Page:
I love to get out and walk (and sometimes run), but my favorite form of exercise is yoga. If I can’t get to a class and I feel like my home practice needs some guidance, I often use video podcasts from Yogamazing. Past episodes can be purchased here, or you can subscribe for free via iTunes (and there are some other good options out there as well). My favorite mat is too heavy and bulky to travel with, so I bought a thinner, lighter travel mat and some Yoga Paws. Although I have these handy accessories, I’ve found it can be difficult to find space, and quiet, to practice (especially if you’re staying in a hostel or with friends/family), but when I make the effort, it’s so worth it.

I’d love to hear what tricks help you stay fit on the road! What nomad-friendly exercise routines work for you? What challenges or concerns do you face?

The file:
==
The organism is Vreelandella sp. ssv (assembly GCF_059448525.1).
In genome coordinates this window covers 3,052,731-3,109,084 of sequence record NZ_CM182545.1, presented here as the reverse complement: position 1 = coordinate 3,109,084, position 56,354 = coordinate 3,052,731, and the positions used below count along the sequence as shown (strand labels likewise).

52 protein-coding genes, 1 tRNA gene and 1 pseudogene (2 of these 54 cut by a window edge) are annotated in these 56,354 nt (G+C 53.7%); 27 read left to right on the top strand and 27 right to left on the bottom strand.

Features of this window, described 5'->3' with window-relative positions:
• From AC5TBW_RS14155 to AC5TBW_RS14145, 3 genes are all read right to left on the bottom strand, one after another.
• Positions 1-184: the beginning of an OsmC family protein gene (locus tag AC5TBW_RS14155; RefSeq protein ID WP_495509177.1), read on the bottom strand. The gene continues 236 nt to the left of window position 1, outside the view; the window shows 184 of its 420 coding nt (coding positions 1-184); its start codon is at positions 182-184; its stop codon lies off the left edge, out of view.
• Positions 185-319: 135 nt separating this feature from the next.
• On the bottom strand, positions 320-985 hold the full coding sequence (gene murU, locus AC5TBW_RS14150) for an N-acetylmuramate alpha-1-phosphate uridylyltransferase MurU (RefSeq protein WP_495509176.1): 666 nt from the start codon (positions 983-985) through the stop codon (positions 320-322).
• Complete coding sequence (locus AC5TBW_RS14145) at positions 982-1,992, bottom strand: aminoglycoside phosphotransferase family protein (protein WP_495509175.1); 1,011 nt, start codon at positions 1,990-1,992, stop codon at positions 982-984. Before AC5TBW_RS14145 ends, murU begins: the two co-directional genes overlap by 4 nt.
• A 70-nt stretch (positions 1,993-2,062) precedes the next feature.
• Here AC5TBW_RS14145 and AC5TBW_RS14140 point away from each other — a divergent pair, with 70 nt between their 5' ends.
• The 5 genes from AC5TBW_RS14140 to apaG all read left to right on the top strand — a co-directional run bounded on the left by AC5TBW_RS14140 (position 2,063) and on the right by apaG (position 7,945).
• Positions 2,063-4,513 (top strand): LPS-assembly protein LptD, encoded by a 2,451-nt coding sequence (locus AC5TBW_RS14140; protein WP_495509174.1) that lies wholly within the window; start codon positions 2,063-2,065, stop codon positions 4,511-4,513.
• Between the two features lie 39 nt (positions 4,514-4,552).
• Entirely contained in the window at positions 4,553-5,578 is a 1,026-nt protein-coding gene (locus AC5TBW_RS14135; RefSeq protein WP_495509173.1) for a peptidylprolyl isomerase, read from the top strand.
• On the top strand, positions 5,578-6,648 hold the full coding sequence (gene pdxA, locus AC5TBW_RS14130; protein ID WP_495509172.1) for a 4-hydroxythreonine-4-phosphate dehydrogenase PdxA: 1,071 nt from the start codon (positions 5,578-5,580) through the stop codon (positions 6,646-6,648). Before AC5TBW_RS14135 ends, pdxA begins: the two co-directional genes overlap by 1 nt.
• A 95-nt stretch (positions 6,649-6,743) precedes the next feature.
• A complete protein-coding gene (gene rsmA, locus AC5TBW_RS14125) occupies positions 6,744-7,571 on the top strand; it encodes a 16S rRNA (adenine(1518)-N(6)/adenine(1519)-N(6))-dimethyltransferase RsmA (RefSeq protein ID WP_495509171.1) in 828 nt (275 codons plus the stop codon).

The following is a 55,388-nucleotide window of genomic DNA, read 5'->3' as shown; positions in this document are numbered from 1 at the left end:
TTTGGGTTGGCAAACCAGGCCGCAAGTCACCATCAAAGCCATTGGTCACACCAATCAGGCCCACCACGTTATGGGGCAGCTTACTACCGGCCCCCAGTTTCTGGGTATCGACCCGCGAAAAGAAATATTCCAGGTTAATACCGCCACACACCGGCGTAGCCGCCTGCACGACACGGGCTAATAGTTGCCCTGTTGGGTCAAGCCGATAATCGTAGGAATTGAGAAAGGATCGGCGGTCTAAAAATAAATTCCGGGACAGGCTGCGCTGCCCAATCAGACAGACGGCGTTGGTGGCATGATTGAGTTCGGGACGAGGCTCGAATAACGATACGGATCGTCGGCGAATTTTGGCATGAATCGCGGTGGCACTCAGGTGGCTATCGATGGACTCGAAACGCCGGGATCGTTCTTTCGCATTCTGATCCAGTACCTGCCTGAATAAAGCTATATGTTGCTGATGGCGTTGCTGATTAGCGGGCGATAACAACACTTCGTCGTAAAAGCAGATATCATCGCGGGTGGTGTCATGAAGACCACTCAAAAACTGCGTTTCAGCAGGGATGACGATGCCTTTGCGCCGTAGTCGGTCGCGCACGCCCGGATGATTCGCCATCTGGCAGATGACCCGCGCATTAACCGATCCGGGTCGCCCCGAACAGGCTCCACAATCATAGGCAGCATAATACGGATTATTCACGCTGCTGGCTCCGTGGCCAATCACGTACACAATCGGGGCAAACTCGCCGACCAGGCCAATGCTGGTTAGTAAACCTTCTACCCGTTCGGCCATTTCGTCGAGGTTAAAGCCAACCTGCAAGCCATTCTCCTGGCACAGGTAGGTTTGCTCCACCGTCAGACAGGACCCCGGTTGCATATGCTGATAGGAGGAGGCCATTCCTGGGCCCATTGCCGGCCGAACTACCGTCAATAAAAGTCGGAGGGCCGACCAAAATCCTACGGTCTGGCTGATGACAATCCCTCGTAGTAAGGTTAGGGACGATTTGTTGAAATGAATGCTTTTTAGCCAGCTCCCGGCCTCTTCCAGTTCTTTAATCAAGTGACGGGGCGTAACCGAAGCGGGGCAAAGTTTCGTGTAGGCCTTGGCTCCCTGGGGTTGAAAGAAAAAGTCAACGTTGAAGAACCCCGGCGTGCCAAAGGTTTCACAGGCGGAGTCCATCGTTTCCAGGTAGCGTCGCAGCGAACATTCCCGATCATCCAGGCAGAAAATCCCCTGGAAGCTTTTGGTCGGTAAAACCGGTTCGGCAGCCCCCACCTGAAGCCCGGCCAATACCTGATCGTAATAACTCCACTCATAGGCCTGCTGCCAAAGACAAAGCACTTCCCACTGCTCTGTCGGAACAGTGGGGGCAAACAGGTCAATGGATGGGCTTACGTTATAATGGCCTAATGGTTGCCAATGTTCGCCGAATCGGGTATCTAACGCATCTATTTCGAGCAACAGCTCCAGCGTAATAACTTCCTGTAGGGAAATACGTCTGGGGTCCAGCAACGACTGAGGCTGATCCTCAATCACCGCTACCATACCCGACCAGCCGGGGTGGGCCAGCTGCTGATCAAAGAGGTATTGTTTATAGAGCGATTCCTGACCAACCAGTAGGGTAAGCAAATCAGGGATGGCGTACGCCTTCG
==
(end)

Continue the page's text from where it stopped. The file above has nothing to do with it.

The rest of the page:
2017-04-10T11:59:32+00:00March 1, 2011|Well-Being|10 Comments

10 Comments

  1. Jenny @ exconsumer March 2, 2011 at 2:17 pm - Reply

    Hi Amy,

    This is some really good advice. Obviously you don’t want to haul around heavy weights and such when your traveling. I’m a big fan of bodyweight exercises too. Squats, lunges, pushups and crunches can be done anywhere with no special equipment. Walking is my favorite form of exercise — and it can be done anywhere without equipment as well. In fact, need to get my body up and take my own advice. The winters in Ohio are rough!

    • Amy March 5, 2011 at 11:34 am - Reply